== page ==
The first show I watched when self-isolation began in March was the Netflix original series
Locke & Key. I had never heard of it before, or knew at the time it was an already popular comic series, but was drawn in by the trailer promising what seemed like Alice in Wonderland meets Pan’s Labyrinth meets Coraline.
The show starts with the Locke family moving from Seattle to a small town in Massachusetts to live in their late-father’s childhood home. The family has just survived a shooting at the hands of an unstable student their father was treating who ambushes their home, killing their father, and attempting to gun down the rest of them as he demands answers around the Locke family house and the keys.
Hoping for a fresh start, the Locke family moves across the country to an incredible family mansion that turns out to also be magical, as the youngest son, Bode, begins discovering magic keys around the house. But not all magic is good and as Bode attempts to find more, he unleashes a dark spirit that has been trapped in the family’s well house and is determined to destroy the world. With supernatural forces at play, the Locke kids — Tyler, Kinsey, and Body — must investigate the mysterious circumstances around their father’s death in order to find the answers and discover nothing is what it seems, including the hero they thought they knew.
It’s an amazing show, but what really stood out to me as a viewer was how Locke & Key digs into the intertwining of grief, PTSD, and trauma — an intertwining that has deeply impacted my own life, but I have rarely seen represented on television.
There is a certain magic that comes with moving to New York City. You show up with your suitcases — and in my case, your two literary cats — and begin your quest to find whatever it is that brought you here. For some, it’s the culture, the hustle, the access to anything at anytime. For others of us, it is a job or education or love. But perhaps beneath it all, the real reason drawing so many of us in, is the reputation of New York City itself, presented our entire lives as the city with endless potential, the place you’ll find exactly what you need, and then some.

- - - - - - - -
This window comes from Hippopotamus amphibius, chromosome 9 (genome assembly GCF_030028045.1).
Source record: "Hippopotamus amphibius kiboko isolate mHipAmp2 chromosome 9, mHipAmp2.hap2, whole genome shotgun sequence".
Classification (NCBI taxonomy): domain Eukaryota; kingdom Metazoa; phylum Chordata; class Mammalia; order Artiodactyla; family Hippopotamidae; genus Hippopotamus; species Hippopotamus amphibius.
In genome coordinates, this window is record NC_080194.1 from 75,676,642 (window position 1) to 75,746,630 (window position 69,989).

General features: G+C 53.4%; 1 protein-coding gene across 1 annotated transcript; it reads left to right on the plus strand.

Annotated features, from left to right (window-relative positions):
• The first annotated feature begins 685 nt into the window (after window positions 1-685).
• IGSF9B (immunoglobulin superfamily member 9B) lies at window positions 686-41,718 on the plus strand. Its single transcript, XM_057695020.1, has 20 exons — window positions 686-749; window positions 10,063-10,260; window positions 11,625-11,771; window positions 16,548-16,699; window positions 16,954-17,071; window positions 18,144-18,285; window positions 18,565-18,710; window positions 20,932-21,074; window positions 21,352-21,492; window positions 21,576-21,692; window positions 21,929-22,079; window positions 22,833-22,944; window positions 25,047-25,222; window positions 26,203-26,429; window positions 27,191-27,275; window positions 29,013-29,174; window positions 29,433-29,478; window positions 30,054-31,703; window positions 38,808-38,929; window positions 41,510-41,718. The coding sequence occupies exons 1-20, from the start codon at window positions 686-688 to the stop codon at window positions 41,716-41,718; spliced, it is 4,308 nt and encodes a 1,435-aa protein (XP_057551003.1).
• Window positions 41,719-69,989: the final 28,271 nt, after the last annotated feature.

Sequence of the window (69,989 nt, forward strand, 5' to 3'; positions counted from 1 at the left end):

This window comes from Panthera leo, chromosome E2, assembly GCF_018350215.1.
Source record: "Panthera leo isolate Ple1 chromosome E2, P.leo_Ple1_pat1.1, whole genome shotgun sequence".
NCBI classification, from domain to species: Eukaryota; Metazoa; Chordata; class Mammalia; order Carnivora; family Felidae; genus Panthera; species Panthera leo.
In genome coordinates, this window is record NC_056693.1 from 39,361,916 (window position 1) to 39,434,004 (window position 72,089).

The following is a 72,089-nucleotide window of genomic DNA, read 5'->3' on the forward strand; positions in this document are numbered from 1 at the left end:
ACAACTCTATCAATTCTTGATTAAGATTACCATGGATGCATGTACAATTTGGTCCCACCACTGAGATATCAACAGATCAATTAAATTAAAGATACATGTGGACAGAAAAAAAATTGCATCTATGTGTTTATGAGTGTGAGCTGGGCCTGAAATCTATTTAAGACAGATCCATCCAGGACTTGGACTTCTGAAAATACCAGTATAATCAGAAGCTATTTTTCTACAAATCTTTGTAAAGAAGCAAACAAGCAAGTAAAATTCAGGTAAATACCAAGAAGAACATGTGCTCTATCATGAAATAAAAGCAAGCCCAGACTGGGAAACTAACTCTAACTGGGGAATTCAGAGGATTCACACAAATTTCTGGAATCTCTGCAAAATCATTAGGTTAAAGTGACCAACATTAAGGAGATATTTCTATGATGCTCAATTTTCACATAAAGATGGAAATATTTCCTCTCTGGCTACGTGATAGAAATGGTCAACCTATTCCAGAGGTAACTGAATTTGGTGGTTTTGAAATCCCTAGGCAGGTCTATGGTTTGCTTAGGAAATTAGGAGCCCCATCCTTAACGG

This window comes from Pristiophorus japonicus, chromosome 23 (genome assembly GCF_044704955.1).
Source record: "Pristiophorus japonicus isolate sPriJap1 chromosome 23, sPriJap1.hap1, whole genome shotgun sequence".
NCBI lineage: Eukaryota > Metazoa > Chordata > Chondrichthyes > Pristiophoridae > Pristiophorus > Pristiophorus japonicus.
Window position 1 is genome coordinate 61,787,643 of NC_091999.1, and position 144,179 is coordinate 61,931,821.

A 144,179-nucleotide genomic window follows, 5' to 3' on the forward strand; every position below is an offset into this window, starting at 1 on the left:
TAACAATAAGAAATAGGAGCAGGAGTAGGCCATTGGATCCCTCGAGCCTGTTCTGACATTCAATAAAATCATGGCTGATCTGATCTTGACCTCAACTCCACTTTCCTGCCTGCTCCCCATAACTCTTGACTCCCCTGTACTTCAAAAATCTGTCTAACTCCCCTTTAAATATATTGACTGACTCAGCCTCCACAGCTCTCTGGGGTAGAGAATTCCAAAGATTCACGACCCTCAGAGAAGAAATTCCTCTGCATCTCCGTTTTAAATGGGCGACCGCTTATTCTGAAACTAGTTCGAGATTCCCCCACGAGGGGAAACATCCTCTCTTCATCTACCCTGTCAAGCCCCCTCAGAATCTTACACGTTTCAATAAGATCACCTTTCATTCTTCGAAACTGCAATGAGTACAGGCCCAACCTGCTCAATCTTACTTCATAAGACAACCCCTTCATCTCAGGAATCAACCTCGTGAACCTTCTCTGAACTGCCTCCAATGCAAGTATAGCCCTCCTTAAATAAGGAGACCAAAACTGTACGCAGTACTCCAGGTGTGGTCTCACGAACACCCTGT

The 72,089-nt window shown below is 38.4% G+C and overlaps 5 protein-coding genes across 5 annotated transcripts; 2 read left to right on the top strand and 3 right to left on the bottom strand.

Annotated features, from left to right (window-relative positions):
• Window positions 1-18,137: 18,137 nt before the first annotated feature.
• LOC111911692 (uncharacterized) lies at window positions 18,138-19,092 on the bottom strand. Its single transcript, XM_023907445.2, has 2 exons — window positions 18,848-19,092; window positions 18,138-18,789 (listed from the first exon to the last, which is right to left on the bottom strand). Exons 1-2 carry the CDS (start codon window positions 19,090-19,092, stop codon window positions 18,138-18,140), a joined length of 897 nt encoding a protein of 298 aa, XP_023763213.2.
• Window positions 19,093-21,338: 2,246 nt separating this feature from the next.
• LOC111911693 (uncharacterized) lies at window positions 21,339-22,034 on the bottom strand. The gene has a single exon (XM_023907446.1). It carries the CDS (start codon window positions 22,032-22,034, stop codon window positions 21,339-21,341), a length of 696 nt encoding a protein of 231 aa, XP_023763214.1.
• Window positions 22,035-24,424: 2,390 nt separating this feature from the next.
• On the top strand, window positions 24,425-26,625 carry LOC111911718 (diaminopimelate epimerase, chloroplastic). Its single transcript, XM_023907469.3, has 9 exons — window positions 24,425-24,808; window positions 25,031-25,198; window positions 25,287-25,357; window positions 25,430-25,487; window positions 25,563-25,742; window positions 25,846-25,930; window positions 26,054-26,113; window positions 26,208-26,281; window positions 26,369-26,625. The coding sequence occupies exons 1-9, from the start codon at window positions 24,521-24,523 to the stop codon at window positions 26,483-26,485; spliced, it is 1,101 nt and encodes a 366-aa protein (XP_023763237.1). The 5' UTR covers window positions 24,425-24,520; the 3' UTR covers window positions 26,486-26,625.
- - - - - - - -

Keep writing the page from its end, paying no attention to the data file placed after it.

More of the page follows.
It would be impossible not to think, even a little, about loneliness right now. It’s a feeling that comes and goes like every other emotion under the sun, catching me off guard as Monday becomes Tuesday becomes the weekend once again. Loneliness is a word I have forever shied away from, but after these past four weeks of self isolating alone, I have a couple new feelings (and of course, thoughts) when it comes to the L word.
It all started over a dinner conversation. One of my best friends mentioned she’d heard of this event called Daybreaker. Originally held in a warehouse in Brooklyn, Daybreaker is a sunrise dance party that travels around the tip of Manhattan on a boat from 6 a.m. to 8 a.m. The goal of the event, which is held across the U.S., is to inspire community and wellness through a giant dance party and for the earliest of early birds, a 5 a.m. yoga sessions to really get the good vibes flowing.
The more she described it, the more I felt the event’s siren song calling to me for no other reason that I needed to understand why this existed. And not only existed, but why hundreds of thousands of people around the country were voluntarily getting up before the sun to dance with a bunch of sweaty strangers before heading off to their 9 to 5pm.
And one year later, with my bathing suit pinned into my skirt, I found myself waiting in line to board this party boat about to break the dawn to the best of my abilities.